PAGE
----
Generic Valentine’s Day

So where has the romance gone? Valentine’s Day in the U.S. is a big deal. Pink, white, and red hearts adorn every imaginable thing, candy is in over-abundance, threatening to destroy the most strident New Year’s Resolutions. Florists gear up and the price of a rose skyrockets. Kids choose their favorite boxed cards to fill out the names of their friends on and pass around in school. And someone, somewhere, is bemoaning the fact that it is here once again and they have no one to share it with.

I am not a romantic. This is a trait inherited directly from my dad. Romance movies leave me yawning. Valentine’s Day does not leave me all giddy and happy. I don’t care if it comes or goes, really. Little pink hearts just aren’t my thing. Hearts in general just don’t boil my blood. But I madly and truly love and adore my husband. He is my very best friend. And he’s romantic. Now there’s a word people don’t hear very often anymore.

What IS romance? Is it buying flowers and candy once a year with the sole intent of getting into bed with someone? Is it dinner and a movie or maybe some jewelry – also with the same intent? The very concept of what romance is seems to have died. But has it really? Maybe we just don’t know how to do it anymore. I think the world is so dead to itself that they really can’t see or understand romance. We’re resistant to anything that may possibly be old-fashioned or take away from our “identities.” This leaves me believing that maybe we really don’t know what we want and end up falling in line with popular beliefs we might not really embrace.

Yes, I’m being vague, because I have to admit that I think romance is different for everyone. I think that romance is knowing the person that you are with and knowing their likes and dislikes. When I say my husband is romantic, I mean he knows who I am. He knows if he brings me home a bunch of cut flowers and a piece of jewelry, he may just be sleeping on the couch. Cut flowers die in a couple of days. How is that a symbol of love? And most jewelry to me is just cold. Now if we bought matching bands made in Celtic traditional knots, or he brought me home a quilting tool, or a potted plant – well, he’d be getting some brownie points. And he does. He is awesome in knowing what I want and trying to get it for me. But it’s also more than the gifts. It’s the little things. Things like buying a cupcake the night before, hiding it from me, then leaving it on the table before he goes to work with a card so I’ll find it when I wake up. That’s romance, my dears.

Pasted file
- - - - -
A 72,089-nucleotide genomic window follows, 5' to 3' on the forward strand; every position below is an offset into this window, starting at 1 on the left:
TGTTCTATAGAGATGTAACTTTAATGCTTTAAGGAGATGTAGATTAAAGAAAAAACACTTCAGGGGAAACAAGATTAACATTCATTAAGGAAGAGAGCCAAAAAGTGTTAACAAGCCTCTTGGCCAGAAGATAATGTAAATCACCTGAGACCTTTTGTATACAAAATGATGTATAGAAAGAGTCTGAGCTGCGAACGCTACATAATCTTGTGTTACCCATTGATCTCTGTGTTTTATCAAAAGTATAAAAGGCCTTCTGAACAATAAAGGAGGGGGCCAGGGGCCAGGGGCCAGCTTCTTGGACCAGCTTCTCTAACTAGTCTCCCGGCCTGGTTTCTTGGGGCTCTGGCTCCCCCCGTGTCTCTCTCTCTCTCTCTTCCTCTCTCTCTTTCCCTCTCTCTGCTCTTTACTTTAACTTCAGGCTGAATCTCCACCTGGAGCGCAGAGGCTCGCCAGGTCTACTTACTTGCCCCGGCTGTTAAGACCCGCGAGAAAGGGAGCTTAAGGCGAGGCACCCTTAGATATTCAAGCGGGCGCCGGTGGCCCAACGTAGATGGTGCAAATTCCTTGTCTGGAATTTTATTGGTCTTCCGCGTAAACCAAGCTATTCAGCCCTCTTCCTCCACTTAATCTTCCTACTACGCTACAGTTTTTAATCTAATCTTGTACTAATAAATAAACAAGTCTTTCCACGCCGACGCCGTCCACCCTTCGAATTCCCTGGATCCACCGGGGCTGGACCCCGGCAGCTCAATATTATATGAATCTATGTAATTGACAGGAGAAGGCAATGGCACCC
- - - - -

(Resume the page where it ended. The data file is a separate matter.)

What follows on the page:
So I guess Valentine’s Day leaves me feeling a little cold and callous, mostly because it is a generic holiday. People get stuck on a theme and that’s all they can think of. I don’t think romance is gone, I think imagination and thought are lacking. I think the value of knowing a person and who they really are and what they like is also severely lacking. Yes, I may be a little old-fashioned, but I think if people gave genuine romance a chance, there would be a lot more love and a lot fewer divorces and unplanned pregnancies. Don’t give up on love. It’s there, waiting, for the right person for you. Don’t give up on romance, either. It’s all in how you go about it. Don’t be generic. That’s not romance.


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